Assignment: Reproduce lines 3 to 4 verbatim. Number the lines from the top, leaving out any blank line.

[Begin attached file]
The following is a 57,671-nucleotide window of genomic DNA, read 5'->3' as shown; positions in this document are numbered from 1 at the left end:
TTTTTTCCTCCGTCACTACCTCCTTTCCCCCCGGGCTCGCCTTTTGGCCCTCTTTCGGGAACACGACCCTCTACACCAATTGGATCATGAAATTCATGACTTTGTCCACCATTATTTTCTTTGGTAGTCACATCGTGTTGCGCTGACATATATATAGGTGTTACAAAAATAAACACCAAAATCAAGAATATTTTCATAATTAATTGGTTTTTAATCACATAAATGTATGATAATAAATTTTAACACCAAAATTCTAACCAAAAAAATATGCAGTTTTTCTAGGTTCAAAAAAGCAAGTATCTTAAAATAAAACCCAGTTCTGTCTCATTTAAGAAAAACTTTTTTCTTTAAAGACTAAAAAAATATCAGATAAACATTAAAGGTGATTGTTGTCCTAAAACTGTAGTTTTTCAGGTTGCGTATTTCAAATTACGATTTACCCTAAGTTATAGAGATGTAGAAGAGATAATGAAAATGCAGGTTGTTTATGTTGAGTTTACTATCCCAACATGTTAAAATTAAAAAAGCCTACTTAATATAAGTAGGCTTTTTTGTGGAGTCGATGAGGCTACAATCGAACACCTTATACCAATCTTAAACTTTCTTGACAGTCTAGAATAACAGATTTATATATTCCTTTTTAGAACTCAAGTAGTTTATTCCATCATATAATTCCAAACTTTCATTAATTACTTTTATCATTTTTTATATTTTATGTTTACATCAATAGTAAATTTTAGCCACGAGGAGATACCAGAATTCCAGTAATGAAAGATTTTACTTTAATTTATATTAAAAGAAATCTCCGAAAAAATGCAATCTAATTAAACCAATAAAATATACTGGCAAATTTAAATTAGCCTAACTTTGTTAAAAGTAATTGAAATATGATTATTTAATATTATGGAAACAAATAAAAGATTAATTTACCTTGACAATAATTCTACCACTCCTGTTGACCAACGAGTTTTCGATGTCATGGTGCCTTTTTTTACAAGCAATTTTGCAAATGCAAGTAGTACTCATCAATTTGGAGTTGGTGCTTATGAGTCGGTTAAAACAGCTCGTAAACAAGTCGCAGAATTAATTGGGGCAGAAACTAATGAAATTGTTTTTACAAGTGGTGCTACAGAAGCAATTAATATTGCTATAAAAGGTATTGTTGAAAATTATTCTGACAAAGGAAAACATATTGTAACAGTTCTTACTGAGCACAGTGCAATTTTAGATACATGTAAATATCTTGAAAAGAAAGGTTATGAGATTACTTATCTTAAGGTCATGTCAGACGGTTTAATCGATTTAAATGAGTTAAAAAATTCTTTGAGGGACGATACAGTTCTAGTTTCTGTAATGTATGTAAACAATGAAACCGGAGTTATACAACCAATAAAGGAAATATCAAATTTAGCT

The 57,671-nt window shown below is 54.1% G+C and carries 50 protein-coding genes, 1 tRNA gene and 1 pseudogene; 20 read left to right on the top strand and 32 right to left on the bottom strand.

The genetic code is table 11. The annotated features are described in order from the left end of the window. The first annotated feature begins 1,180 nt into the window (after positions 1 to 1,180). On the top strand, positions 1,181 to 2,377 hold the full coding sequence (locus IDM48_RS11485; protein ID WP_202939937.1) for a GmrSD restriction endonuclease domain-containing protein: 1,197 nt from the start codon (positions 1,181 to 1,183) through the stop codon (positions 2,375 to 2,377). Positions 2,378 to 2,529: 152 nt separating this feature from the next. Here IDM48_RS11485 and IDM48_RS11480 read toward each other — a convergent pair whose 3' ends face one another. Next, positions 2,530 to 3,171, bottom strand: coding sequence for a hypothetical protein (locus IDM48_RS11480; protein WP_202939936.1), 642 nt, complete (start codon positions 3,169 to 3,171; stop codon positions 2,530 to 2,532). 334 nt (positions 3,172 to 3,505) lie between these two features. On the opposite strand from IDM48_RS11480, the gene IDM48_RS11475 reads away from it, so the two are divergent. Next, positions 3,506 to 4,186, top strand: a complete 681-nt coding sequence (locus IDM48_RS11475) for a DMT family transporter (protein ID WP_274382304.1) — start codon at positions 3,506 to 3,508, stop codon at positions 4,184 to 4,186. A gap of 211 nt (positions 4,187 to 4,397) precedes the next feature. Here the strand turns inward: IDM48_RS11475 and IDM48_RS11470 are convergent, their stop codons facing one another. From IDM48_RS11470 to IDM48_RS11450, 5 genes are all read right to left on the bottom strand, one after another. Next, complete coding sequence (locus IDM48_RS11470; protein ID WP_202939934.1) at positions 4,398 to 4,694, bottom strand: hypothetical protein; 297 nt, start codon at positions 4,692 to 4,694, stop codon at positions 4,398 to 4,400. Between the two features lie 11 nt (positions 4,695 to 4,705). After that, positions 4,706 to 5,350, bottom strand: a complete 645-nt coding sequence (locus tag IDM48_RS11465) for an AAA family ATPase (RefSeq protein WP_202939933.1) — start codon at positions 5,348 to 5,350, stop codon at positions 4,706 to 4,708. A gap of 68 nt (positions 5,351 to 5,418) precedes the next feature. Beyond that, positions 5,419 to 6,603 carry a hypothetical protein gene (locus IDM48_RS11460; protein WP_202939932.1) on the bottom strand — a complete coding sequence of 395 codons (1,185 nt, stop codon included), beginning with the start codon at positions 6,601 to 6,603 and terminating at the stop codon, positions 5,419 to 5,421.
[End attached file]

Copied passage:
The 57,671-nt window shown below is 54.1% G+C and carries 50 protein-coding genes, 1 tRNA gene and 1 pseudogene; 20 read left to right on the top strand and 32 right to left on the bottom strand.

The genetic code is table 11. The annotated features are described in order from the left end of the window. The first annotated feature begins 1,180 nt into the window (after positions 1 to 1,180). On the top strand, positions 1,181 to 2,377 hold the full coding sequence (locus IDM48_RS11485; protein ID WP_202939937.1) for a GmrSD restriction endonuclease domain-containing protein: 1,197 nt from the start codon (positions 1,181 to 1,183) through the stop codon (positions 2,375 to 2,377). Positions 2,378 to 2,529: 152 nt separating this feature from the next. Here IDM48_RS11485 and IDM48_RS11480 read toward each other — a convergent pair whose 3' ends face one another. Next, positions 2,530 to 3,171, bottom strand: coding sequence for a hypothetical protein (locus IDM48_RS11480; protein WP_202939936.1), 642 nt, complete (start codon positions 3,169 to 3,171; stop codon positions 2,530 to 2,532). 334 nt (positions 3,172 to 3,505) lie between these two features. On the opposite strand from IDM48_RS11480, the gene IDM48_RS11475 reads away from it, so the two are divergent. Next, positions 3,506 to 4,186, top strand: a complete 681-nt coding sequence (locus IDM48_RS11475) for a DMT family transporter (protein ID WP_274382304.1) — start codon at positions 3,506 to 3,508, stop codon at positions 4,184 to 4,186. A gap of 211 nt (positions 4,187 to 4,397) precedes the next feature. Here the strand turns inward: IDM48_RS11475 and IDM48_RS11470 are convergent, their stop codons facing one another. From IDM48_RS11470 to IDM48_RS11450, 5 genes are all read right to left on the bottom strand, one after another. Next, complete coding sequence (locus IDM48_RS11470; protein ID WP_202939934.1) at positions 4,398 to 4,694, bottom strand: hypothetical protein; 297 nt, start codon at positions 4,692 to 4,694, stop codon at positions 4,398 to 4,400. Between the two features lie 11 nt (positions 4,695 to 4,705). After that, positions 4,706 to 5,350, bottom strand: a complete 645-nt coding sequence (locus tag IDM48_RS11465) for an AAA family ATPase (RefSeq protein WP_202939933.1) — start codon at positions 5,348 to 5,350, stop codon at positions 4,706 to 4,708. A gap of 68 nt (positions 5,351 to 5,418) precedes the next feature. Beyond that, positions 5,419 to 6,603 carry a hypothetical protein gene (locus IDM48_RS11460; protein WP_202939932.1) on the bottom strand — a complete coding sequence of 395 codons (1,185 nt, stop codon included), beginning with the start codon at positions 6,601 to 6,603 and terminating at the stop codon, positions 5,419 to 5,421.